Conor O'Shea

Conor O’Shea replaces Nigel Melville in senior RFU post

The RFU have announced professional rugby director Nigel Melville will leave the governing body in December to ‘pursue new opportunities’, with former Harlequins head coach Conor O’Shea appointed as his replacement.

O’Shea left Italy with immediate effect in October with six months remaining on his contract with the FIR, having assumed the role of head coach in March 2016.

Italy won nine of 40 Tests under O’Shea and exited the Rugby World Cup at the group stage, with the Irishman saying ‘I believe the end of the Rugby World Cup represents the best time for everyone to make changes’.

As director of performance with England Rugby, O’Shea will be responsible for the leadership, management and strategic direction of the Men’s and Women’s programmes across 15s and Sevens.

His appointment comes six months after the arrival of Bill Sweeney as chief executive of the RFU.

“I am privileged and honoured and it is an incredible opportunity to join at a really exciting time for English rugby,” O’Shea said.
“I’ve spent the last four years in Italy, six years at Harlequins and before that 10 years at London Irish, so I feel I know the system pretty well. The good times, the bad times, winning things and being competitive, so I can relate to the people and challenges that happen within our system. I have learned a huge amount internationally in the last few years as well.
“There is an exciting vision at the RFU. It is not just about winning tomorrow, but also about sustaining success and winning long into the future. We can really look forward to rejuvenating and re-energising the performance pathway to help, support and push England rugby on.  As well as our relationships with all stakeholders, it’s about women’s rugby, sevens, referees and coach development, which is absolutely fundamental.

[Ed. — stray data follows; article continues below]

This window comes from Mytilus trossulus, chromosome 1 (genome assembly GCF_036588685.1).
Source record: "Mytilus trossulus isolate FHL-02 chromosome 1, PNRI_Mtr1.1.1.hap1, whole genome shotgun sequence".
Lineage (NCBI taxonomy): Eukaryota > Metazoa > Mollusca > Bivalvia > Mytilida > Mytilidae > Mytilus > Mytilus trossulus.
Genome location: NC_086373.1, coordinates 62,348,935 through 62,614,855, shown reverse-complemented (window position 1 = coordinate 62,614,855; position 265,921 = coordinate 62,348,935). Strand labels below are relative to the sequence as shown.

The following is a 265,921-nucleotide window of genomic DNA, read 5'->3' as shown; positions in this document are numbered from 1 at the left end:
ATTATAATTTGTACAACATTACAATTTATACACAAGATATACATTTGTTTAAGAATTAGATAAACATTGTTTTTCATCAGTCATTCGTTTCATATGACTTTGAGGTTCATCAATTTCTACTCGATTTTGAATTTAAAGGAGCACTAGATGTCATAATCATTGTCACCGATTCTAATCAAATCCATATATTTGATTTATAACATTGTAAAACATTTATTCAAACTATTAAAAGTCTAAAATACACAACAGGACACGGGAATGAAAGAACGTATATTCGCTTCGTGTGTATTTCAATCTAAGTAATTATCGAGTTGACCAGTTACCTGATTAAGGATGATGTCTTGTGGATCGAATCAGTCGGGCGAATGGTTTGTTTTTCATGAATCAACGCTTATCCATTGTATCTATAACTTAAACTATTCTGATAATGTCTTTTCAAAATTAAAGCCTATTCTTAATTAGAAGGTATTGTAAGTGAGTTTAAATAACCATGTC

“There has been some fantastic work done over a long period of time in these areas and there have been some challenges for various reasons as well. Now hopefully there is an opportunity to have stability, with the ability to invest and really push forward and challenge ourselves to become better. We are here to provide a sustainable winning environment and I hope I can play my part in creating that.”

Change at the RFU involving O’Shea has been mooted for over a month, with his appointed preceded by Alan Dickens and Jonathan Pendlebury taking over the England U20 and U18 teams, respectively, in the past fortnight.

O’Shea follows in the footsteps of Melville, who was in charge of the last World Cup cycle which saw England go from group-stage pariahs in 2015 to finalists in Japan.

The former Wasps scrum-half and England international also oversaw the inception of the Women’s Premier 15s club league, which is in the last year of its three-year agreement.

An issue O’Shea will have to get up to speed quickly with along with the Championship, anti-doping, the RPA, and the RFU’s Professional Game Agreement with PRL.

Melville said: “I am proud of all that the organisation has achieved over the last three years during some challenging times. I believe that England Rugby is in a great place and that leaving after the 2019 Rugby World Cup is the right time as the RFU start a new era and prepare for the next Rugby World Cup cycle.”

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